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Written, with help from students and clients,  by James D. Meadows
The Tolerancing Newsletter January, 2006

Subject: How Do We Monitor Quality When We Manufacture in China?

Jim,
We are starting to do all of our manufacturing in China. To be honest, I don’t know how to monitor quality from long distance. There is talk that I will have to move to China, but since the cuisine tends to run toward fish heads and eel entrails (does an eel even have entrails?), I am looking for other solutions. How do we ensure that products produced in China (or India or Ethiopia or whatever country where workers will work for practically nothing while living in squalor) meet our functional requirements?

Doug (I’m not eating that!) from Detroit

Dear Not Eating,


Collecting variables data is a great way to monitor manufacturing capability in our culture and societies like ours. But I’m pretty sure that some of the low bidders from foreign lands are guys making things in an abandoned building once used as a prison for political prisoners (who are now buried out back somewhere).

I believe there is no more effective way to know that products will function than to send the manufacturers functional gages and fixtures that the parts must pass before they are sent here for assembly (assuming assembly is still being done here). Design, dimension and tolerance these gages and fixtures per the new standard on Dimensioning and Tolerancing Principles for Gages and Fixtures (ASME Y14.43-2003). Make certain that they reflect exactly how the parts function. If done correctly, anything that passes those measurement tools will, by definition, function.

I believe many of the tried and proven ways to assure quality practiced here in the United States will fall by the side of the road when we ship these jobs over to these stone-age societies, run by fanatical dictators. But judging from all we see, it appears to be inevitable. So, I think gages and fixtures designed to reflect assembly conditions and functional requirements will be among the most cost effective ways to make sure we don’t end up having to buy low cost, low quality products from our cuisine challenged new work forces.

Close your eyes, open your mouth and swallow real fast. We wouldn’t want to offend anyone. It was only a few years ago that I read a news story about a Chinese company making a refrigerator that wasn’t up to specs. The result was that the manufacturing manager and the quality manager were immediately taken outside and shot in the head.

Happy traveling,
Jim

P.S. I was at a company just last week that was in the same circumstances you now find yourself in. What I did was go over all of their drawings and correct them throughout the class. After that, I immediately designed, dimensioned and toleranced gages and fixtures for two of their products. These gages and fixtures, once completed here, were to be sent to China as the last word on what would and would not be accepted.

As the chairman of ASME Y14.43 standard on Dimensioning and Tolerancing Principles for Gages and Fixtures, which is the only national or international standard on this topic, I offer this service to any of our current or prospective client companies. I really believe that this is something that EVERY company manufacturing products overseas needs to do to protect themselves from the miscommunications inherent in doing business with cultures so different from our own. For details on this service or the topics contained in the course material, see the sections of our website under On-Site Training and Public Workshops.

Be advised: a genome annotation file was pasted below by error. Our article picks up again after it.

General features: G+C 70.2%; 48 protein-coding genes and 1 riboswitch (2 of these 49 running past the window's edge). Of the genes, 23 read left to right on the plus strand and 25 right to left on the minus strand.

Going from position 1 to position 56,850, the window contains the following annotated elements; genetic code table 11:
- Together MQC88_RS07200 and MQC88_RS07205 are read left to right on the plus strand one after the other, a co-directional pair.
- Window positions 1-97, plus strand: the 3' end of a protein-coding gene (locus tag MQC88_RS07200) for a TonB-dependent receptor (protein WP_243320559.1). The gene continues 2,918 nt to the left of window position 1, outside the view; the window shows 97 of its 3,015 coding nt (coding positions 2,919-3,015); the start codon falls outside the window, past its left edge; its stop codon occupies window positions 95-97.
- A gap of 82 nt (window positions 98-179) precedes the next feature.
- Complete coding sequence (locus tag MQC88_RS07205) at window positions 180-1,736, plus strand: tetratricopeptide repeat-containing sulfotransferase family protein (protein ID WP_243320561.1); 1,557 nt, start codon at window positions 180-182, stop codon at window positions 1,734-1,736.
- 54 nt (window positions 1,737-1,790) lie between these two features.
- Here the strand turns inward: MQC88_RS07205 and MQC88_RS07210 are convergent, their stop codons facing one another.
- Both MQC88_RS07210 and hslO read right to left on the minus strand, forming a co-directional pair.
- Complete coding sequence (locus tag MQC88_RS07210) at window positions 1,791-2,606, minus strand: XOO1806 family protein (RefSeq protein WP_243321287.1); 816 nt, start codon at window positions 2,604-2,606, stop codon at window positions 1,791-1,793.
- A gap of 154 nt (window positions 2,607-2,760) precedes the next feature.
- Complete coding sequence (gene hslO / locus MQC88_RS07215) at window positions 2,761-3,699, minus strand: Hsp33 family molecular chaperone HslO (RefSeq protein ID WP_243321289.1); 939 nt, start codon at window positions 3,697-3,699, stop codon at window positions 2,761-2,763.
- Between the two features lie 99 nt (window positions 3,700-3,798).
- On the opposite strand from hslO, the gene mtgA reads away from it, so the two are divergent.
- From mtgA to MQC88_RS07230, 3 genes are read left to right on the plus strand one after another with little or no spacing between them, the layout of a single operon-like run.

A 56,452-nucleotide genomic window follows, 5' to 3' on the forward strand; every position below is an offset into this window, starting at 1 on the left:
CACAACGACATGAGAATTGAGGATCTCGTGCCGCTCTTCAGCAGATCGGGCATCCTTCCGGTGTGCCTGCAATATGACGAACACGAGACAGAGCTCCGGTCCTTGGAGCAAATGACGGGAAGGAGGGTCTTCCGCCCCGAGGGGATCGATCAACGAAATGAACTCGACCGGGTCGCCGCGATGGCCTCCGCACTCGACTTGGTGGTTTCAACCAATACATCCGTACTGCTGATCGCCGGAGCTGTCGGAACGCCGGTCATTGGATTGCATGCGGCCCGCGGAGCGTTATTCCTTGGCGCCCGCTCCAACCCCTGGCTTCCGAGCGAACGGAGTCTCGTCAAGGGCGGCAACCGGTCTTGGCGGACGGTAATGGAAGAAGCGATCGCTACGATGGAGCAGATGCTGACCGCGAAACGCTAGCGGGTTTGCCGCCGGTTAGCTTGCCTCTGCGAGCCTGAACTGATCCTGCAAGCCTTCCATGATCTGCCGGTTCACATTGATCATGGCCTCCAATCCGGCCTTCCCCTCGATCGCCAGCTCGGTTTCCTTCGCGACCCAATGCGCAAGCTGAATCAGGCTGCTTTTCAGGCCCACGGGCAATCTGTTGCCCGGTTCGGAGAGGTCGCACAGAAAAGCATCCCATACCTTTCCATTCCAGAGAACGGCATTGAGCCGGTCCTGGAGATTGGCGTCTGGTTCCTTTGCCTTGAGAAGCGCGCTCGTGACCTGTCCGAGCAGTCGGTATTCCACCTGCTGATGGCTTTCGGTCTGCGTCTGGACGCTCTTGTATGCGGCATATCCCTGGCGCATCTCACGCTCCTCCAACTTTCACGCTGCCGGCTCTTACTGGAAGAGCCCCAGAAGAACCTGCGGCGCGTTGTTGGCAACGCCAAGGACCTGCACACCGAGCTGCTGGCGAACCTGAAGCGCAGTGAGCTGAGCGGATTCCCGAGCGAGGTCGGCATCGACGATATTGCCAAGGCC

Subject: Happy New Year!

James,


Well, here it is 2006 and the wheels have really come off of American industry. The stockholders are getting richer, while the companies rid themselves of their American workers and close one manufacturing plant after another. GM lays off 30,000. Ford lays off 30,000. Delphi wants a 60% reduction in worker wages, which puts them at approximately the same level as a WalMart greeter. Etcetera, etcetera, etcetera.

I was at a company in Georgia last week and asked them where their product was manufactured. They said, “Right out there in the plant. Yes, sir. Not 30 feet from where we are standing right now. Made in the USA by American workers, by God!” I said, “That’s great.” Then I was silent for a little while and finally asked, “When is manufacturing moving to China?” They said, “In about 6 months.”

It doesn’t seem to be a matter of if, any more, just a matter of when. They said they had been to China and seen the production floor. It was made of dirt and the workers used wheelbarrows to lug the parts from place to place. They said it didn’t matter that they weren’t knowledgeable or capable, it only mattered what they charged. And they charged almost nothing.

If you go to the store and try to find goods made in America, you will be looking a very long time. So, say goodbye to the middle class. There will be the rich and the poor and a massive divide between the two. Crime will escalate and the inner cities will crumble. You won’t be safe in your own home. And it won’t be your home for much longer. We’ll all be salivating over owning our very own packing crate to live in.

So, Merry Christmas and Happy New Year, and put on this paper hat. No, not to celebrate, but to costume you in your new work outfit, so you won’t look out of place when you say, “Want fries with that?” And then you’ll become part of the touted new ‘200,000 strong workforce’ created in the last quarter of 2005.

Since this is a newsletter and you try to answer technical questions that people write in, here’s one: What job is safe from exportation?

Sinking fast in Philadelphia


Dear Sinking,
I’m just guessing here, but I would say that the answer to your question is Politician.



Subject: Positional Tolerancing Question

Jim,